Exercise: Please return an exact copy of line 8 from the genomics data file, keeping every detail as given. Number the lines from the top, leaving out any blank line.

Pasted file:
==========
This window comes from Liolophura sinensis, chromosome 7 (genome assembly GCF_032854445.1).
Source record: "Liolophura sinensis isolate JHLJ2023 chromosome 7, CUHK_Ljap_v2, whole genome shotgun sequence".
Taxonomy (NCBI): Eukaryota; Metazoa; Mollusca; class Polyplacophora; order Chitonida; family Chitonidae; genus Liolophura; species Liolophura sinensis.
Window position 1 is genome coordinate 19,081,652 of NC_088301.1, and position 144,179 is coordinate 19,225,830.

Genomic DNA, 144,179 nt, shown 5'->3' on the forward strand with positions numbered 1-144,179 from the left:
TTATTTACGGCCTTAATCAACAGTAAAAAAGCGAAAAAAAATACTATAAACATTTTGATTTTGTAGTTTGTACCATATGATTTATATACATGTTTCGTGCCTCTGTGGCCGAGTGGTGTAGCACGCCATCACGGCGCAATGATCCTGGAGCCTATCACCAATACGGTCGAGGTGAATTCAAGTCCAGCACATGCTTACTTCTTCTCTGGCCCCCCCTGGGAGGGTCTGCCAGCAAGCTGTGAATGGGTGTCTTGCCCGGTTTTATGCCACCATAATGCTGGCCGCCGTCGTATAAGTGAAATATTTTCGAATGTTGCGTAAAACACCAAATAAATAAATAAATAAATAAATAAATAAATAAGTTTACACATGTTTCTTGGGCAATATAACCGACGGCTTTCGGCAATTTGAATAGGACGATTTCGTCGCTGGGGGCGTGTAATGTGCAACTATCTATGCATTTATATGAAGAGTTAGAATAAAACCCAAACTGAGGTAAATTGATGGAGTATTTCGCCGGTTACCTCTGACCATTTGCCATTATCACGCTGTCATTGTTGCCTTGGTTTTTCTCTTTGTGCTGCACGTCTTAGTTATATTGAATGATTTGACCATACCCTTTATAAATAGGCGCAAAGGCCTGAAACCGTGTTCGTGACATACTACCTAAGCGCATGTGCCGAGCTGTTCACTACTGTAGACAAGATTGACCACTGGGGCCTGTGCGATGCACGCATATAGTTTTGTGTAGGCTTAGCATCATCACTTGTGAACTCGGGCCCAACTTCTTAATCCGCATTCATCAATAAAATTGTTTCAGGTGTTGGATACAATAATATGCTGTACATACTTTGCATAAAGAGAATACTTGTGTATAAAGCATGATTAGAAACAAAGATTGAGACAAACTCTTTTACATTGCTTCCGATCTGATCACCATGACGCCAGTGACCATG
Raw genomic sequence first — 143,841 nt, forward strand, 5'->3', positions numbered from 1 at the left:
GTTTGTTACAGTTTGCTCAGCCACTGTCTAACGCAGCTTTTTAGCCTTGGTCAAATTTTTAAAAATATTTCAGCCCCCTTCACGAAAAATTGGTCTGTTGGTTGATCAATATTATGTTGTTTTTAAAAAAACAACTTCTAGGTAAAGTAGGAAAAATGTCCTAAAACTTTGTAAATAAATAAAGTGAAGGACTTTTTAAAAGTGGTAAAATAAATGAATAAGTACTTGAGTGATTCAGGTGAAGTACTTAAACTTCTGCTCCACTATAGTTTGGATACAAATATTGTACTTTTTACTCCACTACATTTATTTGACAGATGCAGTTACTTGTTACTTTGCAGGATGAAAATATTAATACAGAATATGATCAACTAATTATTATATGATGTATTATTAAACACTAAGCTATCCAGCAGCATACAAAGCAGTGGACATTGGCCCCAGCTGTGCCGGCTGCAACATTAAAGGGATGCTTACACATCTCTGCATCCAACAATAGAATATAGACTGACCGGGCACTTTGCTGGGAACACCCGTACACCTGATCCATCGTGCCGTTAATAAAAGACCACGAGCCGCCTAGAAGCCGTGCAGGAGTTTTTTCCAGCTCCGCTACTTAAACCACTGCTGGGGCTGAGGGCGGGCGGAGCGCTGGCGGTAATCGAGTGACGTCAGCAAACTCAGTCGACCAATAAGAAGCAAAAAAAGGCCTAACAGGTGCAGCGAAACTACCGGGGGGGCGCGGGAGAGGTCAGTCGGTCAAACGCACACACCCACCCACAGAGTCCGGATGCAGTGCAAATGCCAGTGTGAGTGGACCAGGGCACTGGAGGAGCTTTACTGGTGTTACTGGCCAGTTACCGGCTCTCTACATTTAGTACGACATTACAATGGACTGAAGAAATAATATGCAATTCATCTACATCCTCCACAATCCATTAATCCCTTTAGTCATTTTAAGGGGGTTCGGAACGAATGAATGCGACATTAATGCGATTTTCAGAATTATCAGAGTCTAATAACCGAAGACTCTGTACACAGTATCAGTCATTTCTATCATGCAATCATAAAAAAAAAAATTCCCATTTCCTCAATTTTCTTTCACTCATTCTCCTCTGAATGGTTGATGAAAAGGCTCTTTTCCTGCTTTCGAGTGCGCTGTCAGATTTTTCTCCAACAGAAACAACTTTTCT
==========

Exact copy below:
GTTTGTTACAGTTTGCTCAGCCACTGTCTAACGCAGCTTTTTAGCCTTGGTCAAATTTTTAAAAATATTTCAGCCCCCTTCACGAAAAATTGGTCTGTTGGTTGATCAATATTATGTTGTTTTTAAAAAAACAACTTCTAGGTAAAGTAGGAAAAATGTCCTAAAACTTTGTAAATAAATAAAGTGAAGGACTTTTTAAAAGTGGTAAAATAAATGAATAAGTACTTGAGTGATTCAGGTGAAGTACTTAAACTTCTGCTCCACTATAGTTTGGATACAAATATTGTACTTTTTACTCCACTACATTTATTTGACAGATGCAGTTACTTGTTACTTTGCAGGATGAAAATATTAATACAGAATATGATCAACTAATTATTATATGATGTATTATTAAACACTAAGCTATCCAGCAGCATACAAAGCAGTGGACATTGGCCCCAGCTGTGCCGGCTGCAACATTAAAGGGATGCTTACACATCTCTGCATCCAACAATAGAATATAGACTGACCGGGCACTTTGCTGGGAACACCCGTACACCTGATCCATCGTGCCGTTAATAAAAGACCACGAGCCGCCTAGAAGCCGTGCAGGAGTTTTTTCCAGCTCCGCTACTTAAACCACTGCTGGGGCTGAGGGCGGGCGGAGCGCTGGCGGTAATCGAGTGACGTCAGCAAACTCAGTCGACCAATAAGAAGCAAAAAAAGGCCTAACAGGTGCAGCGAAACTACCGGGGGGGCGCGGGAGAGGTCAGTCGGTCAAACGCACACACCCACCCACAGAGTCCGGATGCAGTGCAAATGCCAGTGTGAGTGGACCAGGGCACTGGAGGAGCTTTACTGGTGTTACTGGCCAGTTACCGGCTCTCTACATTTAGTACGACATTACAATGGACTGAAGAAATAATATGCAATTCATCTACATCCTCCACAATCCATTAATCCCTTTAGTCATTTTAAGGGGGTTCGGAACGAATGAATGCGACATTAATGCGATTTTCAGAATTATCAGAGTCTAATAACCGAAGACTCTGTACACAGTATCAGTCATTTCTATCATGCAATCATAAAAAAAAAAATTCCCATTTCCTCAATTTTCTTTCACTCATTCTCCTCTGAATGGTTGATGAAAAGGCTCTTTTCCTGCTTTCGAGTGCGCTGTCAGATTTTTCTCCAACAGAAACAACTTTTCT